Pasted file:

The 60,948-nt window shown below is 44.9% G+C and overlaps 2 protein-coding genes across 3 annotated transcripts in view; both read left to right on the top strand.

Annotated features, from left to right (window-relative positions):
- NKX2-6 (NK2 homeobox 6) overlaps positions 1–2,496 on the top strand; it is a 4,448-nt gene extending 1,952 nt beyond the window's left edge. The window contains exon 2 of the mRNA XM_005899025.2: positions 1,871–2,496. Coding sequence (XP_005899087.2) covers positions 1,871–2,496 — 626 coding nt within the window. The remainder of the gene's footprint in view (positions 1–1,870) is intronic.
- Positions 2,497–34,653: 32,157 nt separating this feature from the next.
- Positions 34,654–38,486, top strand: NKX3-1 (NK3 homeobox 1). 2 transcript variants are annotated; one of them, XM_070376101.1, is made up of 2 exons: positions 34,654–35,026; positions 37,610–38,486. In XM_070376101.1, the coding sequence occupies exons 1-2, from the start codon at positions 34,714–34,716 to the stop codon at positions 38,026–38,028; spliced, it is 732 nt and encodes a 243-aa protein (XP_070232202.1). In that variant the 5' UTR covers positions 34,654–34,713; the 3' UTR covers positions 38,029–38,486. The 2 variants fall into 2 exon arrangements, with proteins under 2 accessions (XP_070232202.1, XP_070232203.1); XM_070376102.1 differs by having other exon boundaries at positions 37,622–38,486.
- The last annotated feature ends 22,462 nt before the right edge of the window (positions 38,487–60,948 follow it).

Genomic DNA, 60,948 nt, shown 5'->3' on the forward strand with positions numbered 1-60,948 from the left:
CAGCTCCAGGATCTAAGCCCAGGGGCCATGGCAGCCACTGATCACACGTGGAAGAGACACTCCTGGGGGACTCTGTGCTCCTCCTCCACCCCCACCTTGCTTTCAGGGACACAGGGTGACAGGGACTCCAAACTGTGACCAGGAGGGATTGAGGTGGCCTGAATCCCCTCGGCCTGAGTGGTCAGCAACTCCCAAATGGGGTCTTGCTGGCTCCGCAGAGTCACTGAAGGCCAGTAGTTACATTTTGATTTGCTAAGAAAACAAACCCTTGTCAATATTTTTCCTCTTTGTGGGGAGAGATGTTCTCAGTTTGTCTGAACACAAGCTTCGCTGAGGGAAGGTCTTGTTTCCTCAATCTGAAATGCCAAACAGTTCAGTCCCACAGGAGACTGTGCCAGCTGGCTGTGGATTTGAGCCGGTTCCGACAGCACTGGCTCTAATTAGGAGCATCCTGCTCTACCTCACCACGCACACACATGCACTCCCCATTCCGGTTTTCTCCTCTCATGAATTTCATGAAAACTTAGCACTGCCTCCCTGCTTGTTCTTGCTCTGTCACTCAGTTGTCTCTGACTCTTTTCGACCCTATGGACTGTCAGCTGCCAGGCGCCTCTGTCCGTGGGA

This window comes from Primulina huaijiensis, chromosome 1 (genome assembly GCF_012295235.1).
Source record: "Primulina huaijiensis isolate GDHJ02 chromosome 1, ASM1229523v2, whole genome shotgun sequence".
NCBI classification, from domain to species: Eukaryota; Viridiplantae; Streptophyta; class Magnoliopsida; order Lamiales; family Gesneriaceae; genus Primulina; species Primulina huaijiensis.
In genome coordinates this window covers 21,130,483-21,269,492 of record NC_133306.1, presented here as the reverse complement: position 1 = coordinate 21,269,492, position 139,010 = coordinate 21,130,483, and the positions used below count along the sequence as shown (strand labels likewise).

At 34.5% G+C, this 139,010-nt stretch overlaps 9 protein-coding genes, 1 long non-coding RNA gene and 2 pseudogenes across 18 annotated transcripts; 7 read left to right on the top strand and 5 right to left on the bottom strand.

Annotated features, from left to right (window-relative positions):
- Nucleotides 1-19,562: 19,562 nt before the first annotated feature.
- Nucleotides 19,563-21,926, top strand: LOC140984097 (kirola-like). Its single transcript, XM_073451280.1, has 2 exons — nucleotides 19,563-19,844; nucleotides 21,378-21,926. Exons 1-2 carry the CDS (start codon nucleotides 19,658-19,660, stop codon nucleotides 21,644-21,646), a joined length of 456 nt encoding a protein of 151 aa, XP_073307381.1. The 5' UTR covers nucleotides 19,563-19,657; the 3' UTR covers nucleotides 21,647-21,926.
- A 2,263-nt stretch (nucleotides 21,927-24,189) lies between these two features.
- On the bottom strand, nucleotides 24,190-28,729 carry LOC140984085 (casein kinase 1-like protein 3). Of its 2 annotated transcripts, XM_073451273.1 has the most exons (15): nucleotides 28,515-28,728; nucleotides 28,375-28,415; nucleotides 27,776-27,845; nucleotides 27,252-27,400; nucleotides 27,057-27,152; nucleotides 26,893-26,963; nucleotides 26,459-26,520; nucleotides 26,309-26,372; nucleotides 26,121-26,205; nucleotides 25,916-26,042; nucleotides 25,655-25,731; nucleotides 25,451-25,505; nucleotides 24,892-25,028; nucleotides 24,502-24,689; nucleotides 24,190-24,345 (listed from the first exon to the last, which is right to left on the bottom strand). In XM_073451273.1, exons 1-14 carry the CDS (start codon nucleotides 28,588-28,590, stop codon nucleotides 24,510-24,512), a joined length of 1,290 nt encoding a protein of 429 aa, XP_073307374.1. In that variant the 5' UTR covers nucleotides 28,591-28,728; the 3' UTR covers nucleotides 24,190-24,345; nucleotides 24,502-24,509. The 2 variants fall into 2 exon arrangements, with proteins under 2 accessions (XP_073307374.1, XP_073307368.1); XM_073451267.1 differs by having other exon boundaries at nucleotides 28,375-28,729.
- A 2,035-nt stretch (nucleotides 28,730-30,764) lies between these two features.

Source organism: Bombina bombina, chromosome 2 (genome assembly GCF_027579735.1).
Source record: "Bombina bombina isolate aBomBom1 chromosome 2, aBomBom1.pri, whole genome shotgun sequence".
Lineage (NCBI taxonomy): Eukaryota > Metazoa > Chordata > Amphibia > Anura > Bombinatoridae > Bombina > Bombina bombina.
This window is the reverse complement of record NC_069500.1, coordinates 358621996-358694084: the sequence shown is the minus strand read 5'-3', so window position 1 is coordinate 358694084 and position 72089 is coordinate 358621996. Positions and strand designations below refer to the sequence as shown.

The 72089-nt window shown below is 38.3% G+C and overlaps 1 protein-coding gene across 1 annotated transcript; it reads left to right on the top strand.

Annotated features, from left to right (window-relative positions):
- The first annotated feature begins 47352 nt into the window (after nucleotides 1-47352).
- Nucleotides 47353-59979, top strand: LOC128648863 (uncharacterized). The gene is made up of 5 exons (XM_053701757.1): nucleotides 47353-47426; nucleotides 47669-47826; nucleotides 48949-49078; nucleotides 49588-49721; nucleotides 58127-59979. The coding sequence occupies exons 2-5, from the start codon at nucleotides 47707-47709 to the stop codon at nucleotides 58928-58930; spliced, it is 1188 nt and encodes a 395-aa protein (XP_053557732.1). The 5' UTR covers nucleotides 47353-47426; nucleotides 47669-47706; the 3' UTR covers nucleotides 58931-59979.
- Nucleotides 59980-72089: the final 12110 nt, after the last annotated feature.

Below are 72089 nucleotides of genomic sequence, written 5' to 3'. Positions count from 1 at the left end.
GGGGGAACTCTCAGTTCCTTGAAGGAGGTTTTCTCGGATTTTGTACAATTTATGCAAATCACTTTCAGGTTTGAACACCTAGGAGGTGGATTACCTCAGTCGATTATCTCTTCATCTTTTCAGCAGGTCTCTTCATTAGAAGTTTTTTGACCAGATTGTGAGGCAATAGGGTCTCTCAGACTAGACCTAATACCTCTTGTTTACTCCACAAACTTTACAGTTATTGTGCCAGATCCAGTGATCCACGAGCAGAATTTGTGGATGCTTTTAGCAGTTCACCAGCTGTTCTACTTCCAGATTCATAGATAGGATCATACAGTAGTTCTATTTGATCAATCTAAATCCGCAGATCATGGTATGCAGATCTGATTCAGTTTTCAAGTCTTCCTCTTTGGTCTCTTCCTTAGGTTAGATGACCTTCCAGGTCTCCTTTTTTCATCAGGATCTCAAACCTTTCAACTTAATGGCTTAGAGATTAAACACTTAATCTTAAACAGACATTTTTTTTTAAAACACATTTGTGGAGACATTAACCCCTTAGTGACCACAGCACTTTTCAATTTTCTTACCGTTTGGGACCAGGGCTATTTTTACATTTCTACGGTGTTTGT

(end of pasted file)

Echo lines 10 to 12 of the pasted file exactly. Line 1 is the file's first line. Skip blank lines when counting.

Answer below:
Source record: "Primulina huaijiensis isolate GDHJ02 chromosome 1, ASM1229523v2, whole genome shotgun sequence".
NCBI classification, from domain to species: Eukaryota; Viridiplantae; Streptophyta; class Magnoliopsida; order Lamiales; family Gesneriaceae; genus Primulina; species Primulina huaijiensis.
In genome coordinates this window covers 21,130,483-21,269,492 of record NC_133306.1, presented here as the reverse complement: position 1 = coordinate 21,269,492, position 139,010 = coordinate 21,130,483, and the positions used below count along the sequence as shown (strand labels likewise).